Promoting Public Values

Council intends to turn the land into about six new city blocks, which would knit together the emerging Seaholm redevelopment, to the west, with City Hall and the emerging 2nd Street retail district, to the east. The 7.7 acres house the defunct Green Water Treatment Plant and an adjacent Austin Energy facility. Sited across Cesar Chavez Street from Lady Bird Lake, the existing utility facilities are anachronisms in a revitalizing Downtown. The council resolution designates the 1.4-acre AE substation site for a new stand-alone central public library. The city plans to sell the remaining 1.7-acre AE control center site and the 4.5-acre Green WTP property to one private master developer.

Because the prime land is owned by the city – that is, by all of us – and worth many tens of millions, Seaholm East represents a tremendous and rare public resource for advancing community goals, aspirations, and values. The council's key goals include top-notch urban design and architecture, public spaces, sustainable/green building, transit connectivity, city-owned parking, and (most recently) on-site affordable housing.

Among the goals listed are "community values, public facilities, and/or public benefits," but those remain undefined. How will the community prioritize its own most-desired values, through what process – and who decides when the standard of "unparalleled excellence" has been met? Another goal is "maximized taxpayer value" through "maximum scale" – implying the troubling and unproven suggestion that optimal value-creation equals erecting skyscrapers.

One council member bullish on a medium-height plan is Brewster McCracken. "The ROMA Downtown Plan report gave us the important realization that achieving density doesn't have to mean height," said McCracken recently. He wants to see the city adopt the Mueller neighborhood plan – another public-private development partnership on city-owned land – as the model for Seaholm East. "As Mueller builds out, it's a timely reminder that we know how to incorporate and promote public values, with our public redevelopment projects," he said. "Every one should be an enactment of our community values."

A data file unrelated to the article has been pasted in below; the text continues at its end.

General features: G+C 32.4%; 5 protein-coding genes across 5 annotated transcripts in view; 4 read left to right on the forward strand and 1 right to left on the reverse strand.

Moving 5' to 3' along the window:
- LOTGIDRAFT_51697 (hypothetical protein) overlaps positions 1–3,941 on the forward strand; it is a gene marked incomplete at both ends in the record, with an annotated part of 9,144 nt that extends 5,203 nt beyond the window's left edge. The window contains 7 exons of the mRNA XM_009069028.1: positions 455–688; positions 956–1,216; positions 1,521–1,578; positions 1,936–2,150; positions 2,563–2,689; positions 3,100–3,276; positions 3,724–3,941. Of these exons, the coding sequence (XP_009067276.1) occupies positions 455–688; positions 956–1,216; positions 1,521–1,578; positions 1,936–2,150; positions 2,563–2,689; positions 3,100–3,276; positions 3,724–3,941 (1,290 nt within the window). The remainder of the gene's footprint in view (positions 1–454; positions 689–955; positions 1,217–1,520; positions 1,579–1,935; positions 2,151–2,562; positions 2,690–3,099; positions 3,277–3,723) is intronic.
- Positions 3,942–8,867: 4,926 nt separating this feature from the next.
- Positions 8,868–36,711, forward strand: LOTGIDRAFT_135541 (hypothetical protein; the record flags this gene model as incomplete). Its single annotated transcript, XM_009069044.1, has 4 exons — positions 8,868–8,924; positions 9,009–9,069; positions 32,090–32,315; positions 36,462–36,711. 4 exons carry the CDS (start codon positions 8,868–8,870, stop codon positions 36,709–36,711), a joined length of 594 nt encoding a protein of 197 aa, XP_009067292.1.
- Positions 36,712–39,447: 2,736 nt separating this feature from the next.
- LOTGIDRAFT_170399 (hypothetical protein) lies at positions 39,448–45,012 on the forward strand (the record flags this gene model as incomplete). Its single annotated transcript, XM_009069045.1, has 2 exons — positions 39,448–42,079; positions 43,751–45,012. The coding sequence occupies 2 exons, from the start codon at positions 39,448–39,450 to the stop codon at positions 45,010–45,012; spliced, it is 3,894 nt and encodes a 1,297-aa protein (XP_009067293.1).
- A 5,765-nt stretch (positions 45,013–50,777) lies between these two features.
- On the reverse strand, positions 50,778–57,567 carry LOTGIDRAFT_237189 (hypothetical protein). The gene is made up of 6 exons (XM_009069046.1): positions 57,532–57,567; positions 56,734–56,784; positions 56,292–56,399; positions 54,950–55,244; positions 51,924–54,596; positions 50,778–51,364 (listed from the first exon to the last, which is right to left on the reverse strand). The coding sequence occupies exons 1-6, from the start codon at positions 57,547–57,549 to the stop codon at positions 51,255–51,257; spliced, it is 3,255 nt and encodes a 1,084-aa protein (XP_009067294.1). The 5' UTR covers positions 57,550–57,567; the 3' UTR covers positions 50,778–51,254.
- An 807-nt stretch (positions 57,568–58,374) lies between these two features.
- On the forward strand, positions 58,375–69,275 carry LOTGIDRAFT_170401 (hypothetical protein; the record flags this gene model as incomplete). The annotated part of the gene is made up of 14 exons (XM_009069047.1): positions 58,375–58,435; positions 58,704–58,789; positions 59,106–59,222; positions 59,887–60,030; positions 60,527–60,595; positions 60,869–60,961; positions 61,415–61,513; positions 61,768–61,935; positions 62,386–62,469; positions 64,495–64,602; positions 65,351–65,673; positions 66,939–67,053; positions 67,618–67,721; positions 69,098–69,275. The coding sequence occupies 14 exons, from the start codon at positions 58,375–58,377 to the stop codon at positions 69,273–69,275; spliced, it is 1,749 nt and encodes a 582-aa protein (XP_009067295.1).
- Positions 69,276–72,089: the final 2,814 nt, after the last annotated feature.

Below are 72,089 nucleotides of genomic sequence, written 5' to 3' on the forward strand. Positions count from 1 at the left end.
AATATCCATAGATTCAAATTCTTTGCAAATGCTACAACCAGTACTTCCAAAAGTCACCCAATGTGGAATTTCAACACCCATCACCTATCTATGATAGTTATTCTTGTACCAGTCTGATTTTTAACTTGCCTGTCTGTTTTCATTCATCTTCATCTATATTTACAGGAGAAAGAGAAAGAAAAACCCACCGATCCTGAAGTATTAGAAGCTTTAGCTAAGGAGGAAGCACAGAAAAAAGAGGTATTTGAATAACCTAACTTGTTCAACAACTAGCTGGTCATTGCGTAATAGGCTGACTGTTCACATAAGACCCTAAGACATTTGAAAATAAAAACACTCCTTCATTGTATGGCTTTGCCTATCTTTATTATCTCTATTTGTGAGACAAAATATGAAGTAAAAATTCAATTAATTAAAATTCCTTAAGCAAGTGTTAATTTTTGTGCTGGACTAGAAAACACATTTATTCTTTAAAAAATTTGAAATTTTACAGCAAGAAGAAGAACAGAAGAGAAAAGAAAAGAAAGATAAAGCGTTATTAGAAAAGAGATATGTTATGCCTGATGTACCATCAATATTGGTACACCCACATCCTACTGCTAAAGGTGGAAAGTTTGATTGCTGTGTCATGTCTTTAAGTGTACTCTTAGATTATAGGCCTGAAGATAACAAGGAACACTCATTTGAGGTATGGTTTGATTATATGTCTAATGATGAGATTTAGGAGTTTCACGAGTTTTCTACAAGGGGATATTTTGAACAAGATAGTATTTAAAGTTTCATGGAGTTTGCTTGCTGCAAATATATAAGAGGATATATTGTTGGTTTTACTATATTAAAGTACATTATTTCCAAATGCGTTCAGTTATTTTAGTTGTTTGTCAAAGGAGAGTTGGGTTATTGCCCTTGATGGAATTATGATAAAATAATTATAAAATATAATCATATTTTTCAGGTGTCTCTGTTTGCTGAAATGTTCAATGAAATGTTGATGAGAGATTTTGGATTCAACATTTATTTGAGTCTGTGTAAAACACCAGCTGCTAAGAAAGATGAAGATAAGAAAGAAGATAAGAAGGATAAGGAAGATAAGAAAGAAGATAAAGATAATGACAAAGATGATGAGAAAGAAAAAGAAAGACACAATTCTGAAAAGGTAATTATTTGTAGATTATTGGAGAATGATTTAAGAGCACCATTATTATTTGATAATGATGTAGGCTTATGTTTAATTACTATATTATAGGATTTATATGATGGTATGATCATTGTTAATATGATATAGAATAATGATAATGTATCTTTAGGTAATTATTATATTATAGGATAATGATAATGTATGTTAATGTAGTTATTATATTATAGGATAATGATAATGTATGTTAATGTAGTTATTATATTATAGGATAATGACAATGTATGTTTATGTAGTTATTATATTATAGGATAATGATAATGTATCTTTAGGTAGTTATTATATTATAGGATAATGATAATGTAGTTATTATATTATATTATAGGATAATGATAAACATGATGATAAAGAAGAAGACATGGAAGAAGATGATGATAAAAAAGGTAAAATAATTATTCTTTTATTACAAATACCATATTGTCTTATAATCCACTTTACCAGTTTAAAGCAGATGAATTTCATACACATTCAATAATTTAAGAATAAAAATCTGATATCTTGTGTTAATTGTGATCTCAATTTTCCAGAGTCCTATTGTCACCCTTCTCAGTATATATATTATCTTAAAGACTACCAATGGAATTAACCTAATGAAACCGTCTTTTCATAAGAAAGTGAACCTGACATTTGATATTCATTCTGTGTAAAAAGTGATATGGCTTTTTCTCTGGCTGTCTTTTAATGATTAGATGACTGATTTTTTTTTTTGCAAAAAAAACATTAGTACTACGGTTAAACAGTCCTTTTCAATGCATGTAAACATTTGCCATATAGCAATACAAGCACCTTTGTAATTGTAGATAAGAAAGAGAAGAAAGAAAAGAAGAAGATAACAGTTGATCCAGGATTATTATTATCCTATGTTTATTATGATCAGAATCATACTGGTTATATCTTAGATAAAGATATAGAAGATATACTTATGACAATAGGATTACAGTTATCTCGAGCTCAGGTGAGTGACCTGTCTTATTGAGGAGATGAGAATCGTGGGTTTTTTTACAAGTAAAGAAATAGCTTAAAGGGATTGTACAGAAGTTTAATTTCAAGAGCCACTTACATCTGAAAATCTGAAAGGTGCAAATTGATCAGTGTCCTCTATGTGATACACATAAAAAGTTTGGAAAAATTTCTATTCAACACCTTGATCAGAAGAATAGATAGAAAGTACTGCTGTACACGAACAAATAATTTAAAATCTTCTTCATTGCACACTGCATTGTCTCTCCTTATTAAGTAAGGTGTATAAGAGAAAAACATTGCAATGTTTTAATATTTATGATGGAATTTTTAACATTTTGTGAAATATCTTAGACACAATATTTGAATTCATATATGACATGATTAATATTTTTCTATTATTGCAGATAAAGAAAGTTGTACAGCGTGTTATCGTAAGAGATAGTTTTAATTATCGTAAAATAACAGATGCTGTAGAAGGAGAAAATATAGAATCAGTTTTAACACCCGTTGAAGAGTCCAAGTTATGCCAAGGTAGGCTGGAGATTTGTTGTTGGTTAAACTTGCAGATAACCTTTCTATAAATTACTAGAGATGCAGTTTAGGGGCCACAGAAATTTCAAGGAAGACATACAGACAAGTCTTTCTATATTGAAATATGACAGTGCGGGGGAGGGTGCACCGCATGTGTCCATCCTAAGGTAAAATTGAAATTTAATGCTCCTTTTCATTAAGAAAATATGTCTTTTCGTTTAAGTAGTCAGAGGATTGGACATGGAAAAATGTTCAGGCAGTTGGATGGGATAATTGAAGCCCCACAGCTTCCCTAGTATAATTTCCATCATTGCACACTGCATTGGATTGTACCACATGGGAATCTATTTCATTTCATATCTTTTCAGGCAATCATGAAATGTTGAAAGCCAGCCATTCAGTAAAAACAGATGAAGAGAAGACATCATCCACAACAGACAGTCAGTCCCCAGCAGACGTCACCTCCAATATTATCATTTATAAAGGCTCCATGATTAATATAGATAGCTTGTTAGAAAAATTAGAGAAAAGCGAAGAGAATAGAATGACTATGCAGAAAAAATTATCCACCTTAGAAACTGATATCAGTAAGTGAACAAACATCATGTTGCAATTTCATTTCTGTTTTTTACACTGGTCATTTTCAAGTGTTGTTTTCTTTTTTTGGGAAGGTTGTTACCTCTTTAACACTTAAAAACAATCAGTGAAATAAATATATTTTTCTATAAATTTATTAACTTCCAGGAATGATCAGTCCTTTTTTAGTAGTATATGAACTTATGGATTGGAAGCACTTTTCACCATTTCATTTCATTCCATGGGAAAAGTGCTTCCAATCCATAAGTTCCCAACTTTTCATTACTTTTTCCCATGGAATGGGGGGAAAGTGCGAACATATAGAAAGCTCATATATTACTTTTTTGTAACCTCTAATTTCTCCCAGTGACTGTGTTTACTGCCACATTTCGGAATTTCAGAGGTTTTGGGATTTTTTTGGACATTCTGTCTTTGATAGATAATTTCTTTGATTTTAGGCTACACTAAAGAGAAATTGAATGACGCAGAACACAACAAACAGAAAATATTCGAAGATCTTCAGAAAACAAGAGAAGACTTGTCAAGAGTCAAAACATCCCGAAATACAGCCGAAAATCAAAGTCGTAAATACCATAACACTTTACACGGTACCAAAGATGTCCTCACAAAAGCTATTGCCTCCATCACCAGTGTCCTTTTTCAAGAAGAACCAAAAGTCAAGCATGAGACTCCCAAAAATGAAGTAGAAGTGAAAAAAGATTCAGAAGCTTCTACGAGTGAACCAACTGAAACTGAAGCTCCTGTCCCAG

Downtown revitalization has been so successful and swift, McCracken points out, the city needs to update its initial goals of simply attracting new employers and housing. For example, in selling the city-owned Block 21 to developer Stratus Properties three years ago, the city's primary goals were achieving economic development and a strong urban fabric. The still-unbuilt project includes a high-dollar W Hotel and residences (with concierge poodle-walking service) but no housing affordable to average Austinites. "We're now promoting wealthy people's housing," McCracken lamented. "Government doesn't need to use public land for that."

A Place For Everyone

McCracken says council members want instead to make Seaholm East "a place for everyone." But how? A developer understandably has a vested interest in making a profit, but that alone can become a conflict or at least curtail creative thinking. A key problem with issuing a request for proposal (rather than a request for qualifications) is that it leaps to a specific solution. That can dangerously shortchange master-planning: the critical first phase in which broad goals get identified, prioritized, and translated into a workable program.

Yet the RFP schedule gives development teams just eight weeks (from March 4 to April 30) to propose a full-blown development plan. Between May 12 and 28, council is scheduled to hold up to five special-called meetings for public presentations by the proposing teams. Council would select the winning master developer June 19.

If it's serious about achieving "unparalleled excellence," council should contract first for its own land-use plan – to which master developers then respond. That's exactly the process followed at Mueller: The city hired consultants ROMA Design Group (urban planning) and Economic & Planning Sys tems (market realities) to translate city and community goals into the Mueller master plan, prior to issuing the master developer RFP. The outcome at Mueller is becoming the pride of Austin. By comparison, the city failed to require a community-vetted land-use plan as a condition of providing similar city tax-increment financing at the Domain. As McCracken said of that project, "Popular sentiment is at best neutral." Who takes pride in subsidizing a Tiffany's?

Integral to the Mueller outcome is the Mueller process: Community involvement occurred early and meaningfully, and citizen advisers continue to stay the course. If the community-input process to shape Seaholm East occurs only after a developer proposal is selected, the greatest opportunity will have been lost. To date, just one community group has pushed and helped refine council's vision for Seaholm East: affordable-housing advocates. In response, council revised its draft resolution to add on-site affordable-housing requirements. How many other smart and dedicated community voices might further refine the Seaholm East vision, given a real chance? If we don't invite them to the table now, we'll never know.
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  #26  
Old Posted Mar 7, 2008, 9:22 PM
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I would actually rather see some height at Seaholm than at Green. Still have some 200 footers about the height of AMLI on 2nd. But at Seaholm have one closer to The Monarch's height.